Tuck's postcard of Matlock Bridge and Bank was taken at a very similar
time to the
previous image as the development on the Bank is
at exactly the same stage. The picture was taken at the time
when the County Bridge was being widened and we can see just
a couple of minor things relating to the widening in the enlargement
below. A fence, which sticks out from the Crown Square shops
on the left, has been put up to partially block the roadway across
the bridge. It is impossible to tell whether the vehicles are
horses with carts or horses with carriages but they seem to be
waiting outside Orme's grocery store on the right to cross the
bridge. Look carefully and you can also just see the beginning
of the temporary footbridge that had been erected.
The County Bridge was partially closed.
Local carters were encountering difficulties when descending the
Matlock hills and some attached slippers, a kind of skid or shoe
with studs in them, to the wheels of their drays as a means of
retarding the speed of their vehicles when going downhill. Slippers
would have been especially useful when the drays were carrying
a heavy load, such as stone. The road surfaces, made from successive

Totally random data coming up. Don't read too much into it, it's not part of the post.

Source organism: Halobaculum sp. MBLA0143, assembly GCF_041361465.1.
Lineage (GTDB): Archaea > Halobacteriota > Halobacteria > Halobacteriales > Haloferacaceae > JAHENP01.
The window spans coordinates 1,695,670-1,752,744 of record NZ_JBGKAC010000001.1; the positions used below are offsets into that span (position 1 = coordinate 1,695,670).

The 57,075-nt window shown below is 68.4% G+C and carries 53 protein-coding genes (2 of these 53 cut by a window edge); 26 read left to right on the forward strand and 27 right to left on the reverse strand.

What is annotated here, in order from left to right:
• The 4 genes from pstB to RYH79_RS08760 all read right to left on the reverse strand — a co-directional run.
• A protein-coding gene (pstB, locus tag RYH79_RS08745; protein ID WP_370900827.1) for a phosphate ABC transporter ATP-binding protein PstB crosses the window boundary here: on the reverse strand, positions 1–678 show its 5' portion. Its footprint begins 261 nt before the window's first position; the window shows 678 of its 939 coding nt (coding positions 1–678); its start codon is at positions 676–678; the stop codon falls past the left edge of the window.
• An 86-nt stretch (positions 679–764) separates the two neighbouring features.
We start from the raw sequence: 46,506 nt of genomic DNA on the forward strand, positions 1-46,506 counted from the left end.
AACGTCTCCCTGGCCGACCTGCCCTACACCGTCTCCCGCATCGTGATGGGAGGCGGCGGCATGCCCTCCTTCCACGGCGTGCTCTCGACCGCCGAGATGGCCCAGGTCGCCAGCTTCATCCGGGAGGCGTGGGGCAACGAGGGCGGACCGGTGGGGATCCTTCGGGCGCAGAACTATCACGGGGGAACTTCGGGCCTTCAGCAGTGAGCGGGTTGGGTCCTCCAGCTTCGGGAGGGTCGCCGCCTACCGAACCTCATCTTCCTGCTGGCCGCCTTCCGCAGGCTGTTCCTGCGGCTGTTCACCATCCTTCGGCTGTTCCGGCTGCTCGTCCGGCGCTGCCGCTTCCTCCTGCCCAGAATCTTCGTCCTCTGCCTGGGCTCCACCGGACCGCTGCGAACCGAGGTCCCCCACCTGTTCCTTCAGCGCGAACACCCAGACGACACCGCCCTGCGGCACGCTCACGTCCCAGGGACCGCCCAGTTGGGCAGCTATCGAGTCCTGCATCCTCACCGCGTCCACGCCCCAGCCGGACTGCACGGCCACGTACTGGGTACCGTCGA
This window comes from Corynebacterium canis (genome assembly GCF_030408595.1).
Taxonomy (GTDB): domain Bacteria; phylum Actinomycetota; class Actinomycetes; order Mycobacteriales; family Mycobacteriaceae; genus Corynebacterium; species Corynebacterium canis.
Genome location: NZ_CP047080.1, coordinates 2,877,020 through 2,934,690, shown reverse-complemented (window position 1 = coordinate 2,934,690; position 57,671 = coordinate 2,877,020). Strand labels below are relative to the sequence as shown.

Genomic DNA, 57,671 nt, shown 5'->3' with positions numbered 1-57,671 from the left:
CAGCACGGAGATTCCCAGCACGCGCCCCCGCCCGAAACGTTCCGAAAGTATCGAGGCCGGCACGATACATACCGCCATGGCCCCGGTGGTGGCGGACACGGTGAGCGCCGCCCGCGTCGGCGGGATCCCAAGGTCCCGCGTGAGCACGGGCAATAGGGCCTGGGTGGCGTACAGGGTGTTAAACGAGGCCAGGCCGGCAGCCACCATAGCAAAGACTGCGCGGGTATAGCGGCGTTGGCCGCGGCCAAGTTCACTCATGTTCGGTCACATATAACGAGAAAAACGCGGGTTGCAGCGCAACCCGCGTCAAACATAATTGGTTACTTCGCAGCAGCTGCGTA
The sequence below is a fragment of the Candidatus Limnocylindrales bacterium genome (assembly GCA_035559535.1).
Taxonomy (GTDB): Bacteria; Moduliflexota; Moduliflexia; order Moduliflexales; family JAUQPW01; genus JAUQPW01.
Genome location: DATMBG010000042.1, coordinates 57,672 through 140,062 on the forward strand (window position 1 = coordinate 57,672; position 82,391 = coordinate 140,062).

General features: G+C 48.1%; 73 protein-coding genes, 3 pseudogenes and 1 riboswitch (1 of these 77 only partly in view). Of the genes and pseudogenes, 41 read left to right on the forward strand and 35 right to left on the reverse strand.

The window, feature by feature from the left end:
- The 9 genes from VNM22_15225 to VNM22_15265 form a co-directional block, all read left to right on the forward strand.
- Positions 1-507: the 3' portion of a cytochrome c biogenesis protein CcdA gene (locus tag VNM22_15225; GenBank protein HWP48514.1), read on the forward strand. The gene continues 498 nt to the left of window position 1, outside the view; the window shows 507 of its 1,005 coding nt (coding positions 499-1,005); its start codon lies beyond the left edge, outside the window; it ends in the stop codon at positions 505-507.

layers of crushed limestone which was covered in mud and then
rolled (macadam), were not good.
The iron tyres on both carts and carriages caused deep ruts.
The heavily loaded drays, especially with slippers or skids on them,
were breaking up the road surfaces and making things worse.
One problem aggravated the other. In early
November 1904 the Council's Surveyor, Mr. James Diggle, alerted
the Council to the damage being caused to Matlock's roads by
They then needed to make an example of someone for causing
damage. On the 30th November a man named Thomas Wood of Darley
Dale was summoned for using a slipper with studs on 2 November,
having carted four tons of stone from Rockside Terrace down Wellington
Street. The Surveyor estimated the damage that Wood had caused
was 5 shillings.
The following summer another dray became unmanageable, colliding
with a lamp post near the town hall and then skidding across
the road. The driver, Frank Booth, sustained a fractured jaw
and other injuries.
links are to transcripts or more information elsewhere on this
 Macadam for road surfaces was made
up of materials advocated by J. L. McAdam many years before.
Each layer of stone was rolled before the next one was laid.
Tarmac, or tarmacadam, was introduced later on.
 "Derbyshire Times",
9 November 1904.
 "Derbyshire Times",
3 December 1904.
 "Derbyshire Courier",
26 August 1905.